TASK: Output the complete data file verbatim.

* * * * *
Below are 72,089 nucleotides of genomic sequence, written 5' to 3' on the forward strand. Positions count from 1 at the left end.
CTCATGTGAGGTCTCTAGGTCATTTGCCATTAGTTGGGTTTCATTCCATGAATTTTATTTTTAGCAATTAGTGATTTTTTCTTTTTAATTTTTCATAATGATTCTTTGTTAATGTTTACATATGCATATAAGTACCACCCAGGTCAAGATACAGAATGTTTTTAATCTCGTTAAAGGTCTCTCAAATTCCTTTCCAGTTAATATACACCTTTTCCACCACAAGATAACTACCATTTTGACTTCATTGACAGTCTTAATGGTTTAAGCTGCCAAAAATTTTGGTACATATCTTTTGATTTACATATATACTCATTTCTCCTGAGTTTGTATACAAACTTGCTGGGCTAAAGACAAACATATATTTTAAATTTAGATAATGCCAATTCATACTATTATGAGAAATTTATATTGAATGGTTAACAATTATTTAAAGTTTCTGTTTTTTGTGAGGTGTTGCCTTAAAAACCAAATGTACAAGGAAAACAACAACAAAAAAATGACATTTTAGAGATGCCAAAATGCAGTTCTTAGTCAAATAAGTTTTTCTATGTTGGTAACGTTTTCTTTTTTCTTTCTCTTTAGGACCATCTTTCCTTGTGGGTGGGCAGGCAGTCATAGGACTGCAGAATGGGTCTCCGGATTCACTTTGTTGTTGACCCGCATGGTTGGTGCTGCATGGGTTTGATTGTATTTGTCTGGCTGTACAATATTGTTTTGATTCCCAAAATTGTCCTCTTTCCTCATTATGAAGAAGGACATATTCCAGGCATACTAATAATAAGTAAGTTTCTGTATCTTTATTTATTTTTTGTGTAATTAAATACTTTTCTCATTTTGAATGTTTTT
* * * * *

Below are 72,089 nucleotides of genomic sequence, written 5' to 3' on the forward strand. Positions count from 1 at the left end.
CTCATGTGAGGTCTCTAGGTCATTTGCCATTAGTTGGGTTTCATTCCATGAATTTTATTTTTAGCAATTAGTGATTTTTTCTTTTTAATTTTTCATAATGATTCTTTGTTAATGTTTACATATGCATATAAGTACCACCCAGGTCAAGATACAGAATGTTTTTAATCTCGTTAAAGGTCTCTCAAATTCCTTTCCAGTTAATATACACCTTTTCCACCACAAGATAACTACCATTTTGACTTCATTGACAGTCTTAATGGTTTAAGCTGCCAAAAATTTTGGTACATATCTTTTGATTTACATATATACTCATTTCTCCTGAGTTTGTATACAAACTTGCTGGGCTAAAGACAAACATATATTTTAAATTTAGATAATGCCAATTCATACTATTATGAGAAATTTATATTGAATGGTTAACAATTATTTAAAGTTTCTGTTTTTTGTGAGGTGTTGCCTTAAAAACCAAATGTACAAGGAAAACAACAACAAAAAAATGACATTTTAGAGATGCCAAAATGCAGTTCTTAGTCAAATAAGTTTTTCTATGTTGGTAACGTTTTCTTTTTTCTTTCTCTTTAGGACCATCTTTCCTTGTGGGTGGGCAGGCAGTCATAGGACTGCAGAATGGGTCTCCGGATTCACTTTGTTGTTGACCCGCATGGTTGGTGCTGCATGGGTTTGATTGTATTTGTCTGGCTGTACAATATTGTTTTGATTCCCAAAATTGTCCTCTTTCCTCATTATGAAGAAGGACATATTCCAGGCATACTAATAATAAGTAAGTTTCTGTATCTTTATTTATTTTTTGTGTAATTAAATACTTTTCTCATTTTGAATGTTTTT